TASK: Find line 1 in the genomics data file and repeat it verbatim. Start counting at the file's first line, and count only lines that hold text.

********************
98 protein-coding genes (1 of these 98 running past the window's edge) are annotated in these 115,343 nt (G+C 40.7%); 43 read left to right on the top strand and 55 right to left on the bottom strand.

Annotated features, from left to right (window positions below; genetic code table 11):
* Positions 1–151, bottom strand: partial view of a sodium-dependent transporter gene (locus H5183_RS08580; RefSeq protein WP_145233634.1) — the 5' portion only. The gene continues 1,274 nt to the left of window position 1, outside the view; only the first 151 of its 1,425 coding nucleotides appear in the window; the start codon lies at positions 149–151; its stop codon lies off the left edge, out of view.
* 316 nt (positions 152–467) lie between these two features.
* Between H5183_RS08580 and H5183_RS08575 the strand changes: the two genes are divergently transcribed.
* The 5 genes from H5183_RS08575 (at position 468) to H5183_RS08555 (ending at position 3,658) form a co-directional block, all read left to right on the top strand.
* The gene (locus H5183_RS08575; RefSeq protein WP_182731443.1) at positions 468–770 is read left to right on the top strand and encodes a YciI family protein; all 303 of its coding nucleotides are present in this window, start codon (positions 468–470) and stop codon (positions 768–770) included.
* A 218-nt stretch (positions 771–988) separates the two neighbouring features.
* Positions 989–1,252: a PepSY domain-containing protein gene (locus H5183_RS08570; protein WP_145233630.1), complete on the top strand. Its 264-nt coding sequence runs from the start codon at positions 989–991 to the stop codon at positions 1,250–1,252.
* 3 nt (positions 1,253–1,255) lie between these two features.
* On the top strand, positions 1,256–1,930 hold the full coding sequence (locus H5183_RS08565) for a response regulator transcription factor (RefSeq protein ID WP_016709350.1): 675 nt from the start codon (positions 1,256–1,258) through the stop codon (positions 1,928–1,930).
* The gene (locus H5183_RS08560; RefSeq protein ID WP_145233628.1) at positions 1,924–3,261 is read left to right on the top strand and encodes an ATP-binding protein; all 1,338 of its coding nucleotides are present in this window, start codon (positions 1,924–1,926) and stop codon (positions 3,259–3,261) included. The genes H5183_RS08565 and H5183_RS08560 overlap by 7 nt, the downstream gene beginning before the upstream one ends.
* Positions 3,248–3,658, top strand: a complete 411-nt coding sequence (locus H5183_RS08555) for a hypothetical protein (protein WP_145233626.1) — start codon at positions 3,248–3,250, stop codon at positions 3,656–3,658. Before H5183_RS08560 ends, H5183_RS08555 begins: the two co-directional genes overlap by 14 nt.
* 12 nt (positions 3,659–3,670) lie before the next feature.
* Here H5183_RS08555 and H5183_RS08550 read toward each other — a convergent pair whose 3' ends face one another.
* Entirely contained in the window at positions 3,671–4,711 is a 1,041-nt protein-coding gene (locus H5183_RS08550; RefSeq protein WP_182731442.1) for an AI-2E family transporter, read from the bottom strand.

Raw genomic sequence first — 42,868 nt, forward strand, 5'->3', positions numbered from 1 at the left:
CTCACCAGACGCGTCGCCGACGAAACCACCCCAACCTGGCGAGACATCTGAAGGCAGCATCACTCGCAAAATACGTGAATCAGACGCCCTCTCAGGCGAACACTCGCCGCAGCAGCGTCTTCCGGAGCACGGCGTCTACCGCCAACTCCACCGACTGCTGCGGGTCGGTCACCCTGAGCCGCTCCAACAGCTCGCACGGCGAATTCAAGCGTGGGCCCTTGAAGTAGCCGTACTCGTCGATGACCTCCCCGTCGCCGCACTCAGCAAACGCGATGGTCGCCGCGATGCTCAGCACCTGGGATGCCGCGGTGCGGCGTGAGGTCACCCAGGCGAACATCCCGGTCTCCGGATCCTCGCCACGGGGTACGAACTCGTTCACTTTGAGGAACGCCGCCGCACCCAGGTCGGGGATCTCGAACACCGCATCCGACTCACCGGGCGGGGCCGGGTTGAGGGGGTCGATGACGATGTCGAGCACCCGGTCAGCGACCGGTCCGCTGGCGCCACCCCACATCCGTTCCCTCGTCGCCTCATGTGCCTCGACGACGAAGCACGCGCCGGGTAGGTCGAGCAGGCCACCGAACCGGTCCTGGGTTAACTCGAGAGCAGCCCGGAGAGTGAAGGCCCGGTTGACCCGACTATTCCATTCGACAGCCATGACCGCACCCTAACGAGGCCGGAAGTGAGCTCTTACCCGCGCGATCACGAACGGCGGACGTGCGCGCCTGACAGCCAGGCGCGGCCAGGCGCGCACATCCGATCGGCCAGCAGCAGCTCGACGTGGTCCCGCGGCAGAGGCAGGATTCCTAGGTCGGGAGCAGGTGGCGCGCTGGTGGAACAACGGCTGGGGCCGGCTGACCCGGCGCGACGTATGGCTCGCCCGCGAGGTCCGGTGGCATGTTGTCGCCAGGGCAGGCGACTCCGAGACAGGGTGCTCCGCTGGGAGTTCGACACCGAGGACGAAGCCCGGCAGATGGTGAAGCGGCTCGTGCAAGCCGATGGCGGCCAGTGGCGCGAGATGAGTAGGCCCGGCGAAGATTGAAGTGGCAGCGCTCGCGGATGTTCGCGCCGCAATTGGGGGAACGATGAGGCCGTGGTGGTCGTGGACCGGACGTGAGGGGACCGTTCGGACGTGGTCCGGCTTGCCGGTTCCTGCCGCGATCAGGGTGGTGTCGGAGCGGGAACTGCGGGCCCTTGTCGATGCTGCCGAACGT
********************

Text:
98 protein-coding genes (1 of these 98 running past the window's edge) are annotated in these 115,343 nt (G+C 40.7%); 43 read left to right on the top strand and 55 right to left on the bottom strand.